I was down on my hands and knees carefully defining the edges of the mine, surprised at how effective the technique was. While I was doing this, the Aggie was supposed to stand at a safe distance behind me, in case I screwed up. He could resume once I had finished. One problem, the Aggie had not believed the technique that I was using would work, still miffed at the instructor, trying to find fault in everything the instructor said. Without me noticing, the Aggie had stepped ahead of where our lane had been cleared to get a better look, amazed that the technique worked.
At this point, the Captain sounded an airhorn and called for everyone to come to attention, a signal that we had a potentially unsafe condition. The Captain barked, “Everyone, take notice that the proud Texas Aggie, who is better than any other officer in the entire United States Army, is now standing in the middle of a portion of this minefield that has not been cleared. He has endangered the life of his superior officer and teammate.” (I was a First Lieutenant at the time, but the old saying is that there is no rank among lieutenants – but, in practice, it counts as a superior rank upon someone else’s convenience.) The Captain, loving every second of the incident, continued, “And depending upon how much explosive power there is in the mine, his stupid blunder may have cost the lives of half of this class.” At this point, to prove his point, the Captain stepped on a boobytrap. There was a loud explosion in the trees, fifty yards away, and a few tiny branches crashed to the ground, and the birds flew off. The Captain had everyone’s attention. The Aggie tried to talk, but the Captain reminded him that he was at attention and not allowed to say a word. That didn’t stop one of our classmates from asking, “Sir, do you have any more Aggie jokes?” If you were wondering, I dug around the mine, determined no boobytrap, placed a pin in the primer to ensure the mine was safe to handle (I then breathed for the first time in a long time.), and then dug the mine out of the ground – no further incident.
But we often use the term ‘minefield’ when referring to the situation that Os Guinness describes in the quote above, people who respond to our Christianity with anger. If you spend much time sharing your faith with others, you are going to eventually find someone who will argue that the sky is purple with pink polka dots, just to let you know that whatever cogent argument you may present, they aren’t buying it.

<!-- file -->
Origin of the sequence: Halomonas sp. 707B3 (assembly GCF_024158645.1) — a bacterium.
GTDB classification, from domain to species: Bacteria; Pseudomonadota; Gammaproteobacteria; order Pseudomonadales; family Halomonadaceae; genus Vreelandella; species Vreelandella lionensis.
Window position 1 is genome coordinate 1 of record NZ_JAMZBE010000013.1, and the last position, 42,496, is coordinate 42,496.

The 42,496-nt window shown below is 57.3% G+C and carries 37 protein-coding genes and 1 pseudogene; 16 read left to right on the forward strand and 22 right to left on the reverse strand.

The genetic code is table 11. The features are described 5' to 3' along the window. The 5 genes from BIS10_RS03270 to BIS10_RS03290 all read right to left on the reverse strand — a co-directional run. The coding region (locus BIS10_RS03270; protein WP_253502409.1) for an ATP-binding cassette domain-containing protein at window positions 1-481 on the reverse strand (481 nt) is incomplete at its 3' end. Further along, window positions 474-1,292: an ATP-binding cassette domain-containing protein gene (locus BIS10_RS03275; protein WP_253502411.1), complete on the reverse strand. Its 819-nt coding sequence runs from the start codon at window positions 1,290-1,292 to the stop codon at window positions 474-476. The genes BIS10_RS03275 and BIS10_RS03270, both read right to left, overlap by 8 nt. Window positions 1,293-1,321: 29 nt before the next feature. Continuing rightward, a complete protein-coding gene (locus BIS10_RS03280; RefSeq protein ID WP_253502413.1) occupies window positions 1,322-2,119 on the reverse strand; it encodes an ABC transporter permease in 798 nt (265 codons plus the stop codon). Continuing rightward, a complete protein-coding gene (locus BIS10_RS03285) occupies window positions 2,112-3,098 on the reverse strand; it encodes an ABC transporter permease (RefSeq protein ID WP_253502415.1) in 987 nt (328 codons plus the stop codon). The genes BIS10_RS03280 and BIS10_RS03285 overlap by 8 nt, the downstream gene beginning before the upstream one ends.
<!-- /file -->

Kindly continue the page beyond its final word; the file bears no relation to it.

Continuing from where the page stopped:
I love Guinness’ use of the word ‘dubitable.’ I cannot remember which fictional detective used the opposite, in adverb form, as his catchphrase when the case was solved, “indubitably” – without a doubt. Sherlock Holmes, maybe? Or maybe Poirot, exercising his little grey cells. But, with many of these non-believers who are determined to never waiver, they have few doubts. They are indubitable. The Christian trying to witness may have more doubts than they do, but even without doubts, the non-believer still has no answers. The answers are found in a God that they refuse to believe in.
But I’d like to focus on the believer at this point – the believer who is or is not sharing their faith. I am sure that others could characterize believers in totally different ways than what I will attempt, but our friend from north of the border, Dave Peever, of Live 4 Him, hopefully convalescing well after one surgery and preparing for a second (at the time this was written), wrote a couple of weeks ago about the concept of ‘if we loved people, we’d tell them about Jesus.’ With just a few words, he made my point.
I agree, and I fall short in telling people all the time. Within a year of becoming a Christian, I joined a Lay Witness Mission Team and travelled to churches within a three-hour radius, telling people how I loved Jesus. I was never a featured speaker in those days, at first being a teen-ager and with a horrible case of a fear of public speaking, glossophobia. But I readily shared one-on-one. I used the engineering study hall at the university as my private witnessing room when I first went to college. A year or two later, I had too much homework to prowl the room, or was that an excuse? Yet, I cannot conceive of any truly born-again Christian that does not have the desire to do as Jesus commanded in the Scripture above.
Yet, it is a minefield when the person that you are sharing the Gospel with is your boy or girlfriend, your spouse, your parent, or your child. Especially a minefield when this loved one has proven to have boobytraps laid to prevent the conversation, or sidetrack or derail the conversation.
Bill Bright, co-founder of what is now called Cru, wrote that he witnessed to his father, who then went to a revival. His father went forward every night thinking that a religious experience was all that he needed, but on the last night of the revival, he truly accepted Jesus, and he became a new man. Bill Bright’s girlfriend loved the change in Bill, but she was a good girl, not feeling the need for a change. It was much harder for her to accept Jesus. Yet, in Bill Bright’s book, neither of these two people flew into a rage. Family members did not refuse to speak for years afterwards, or ever.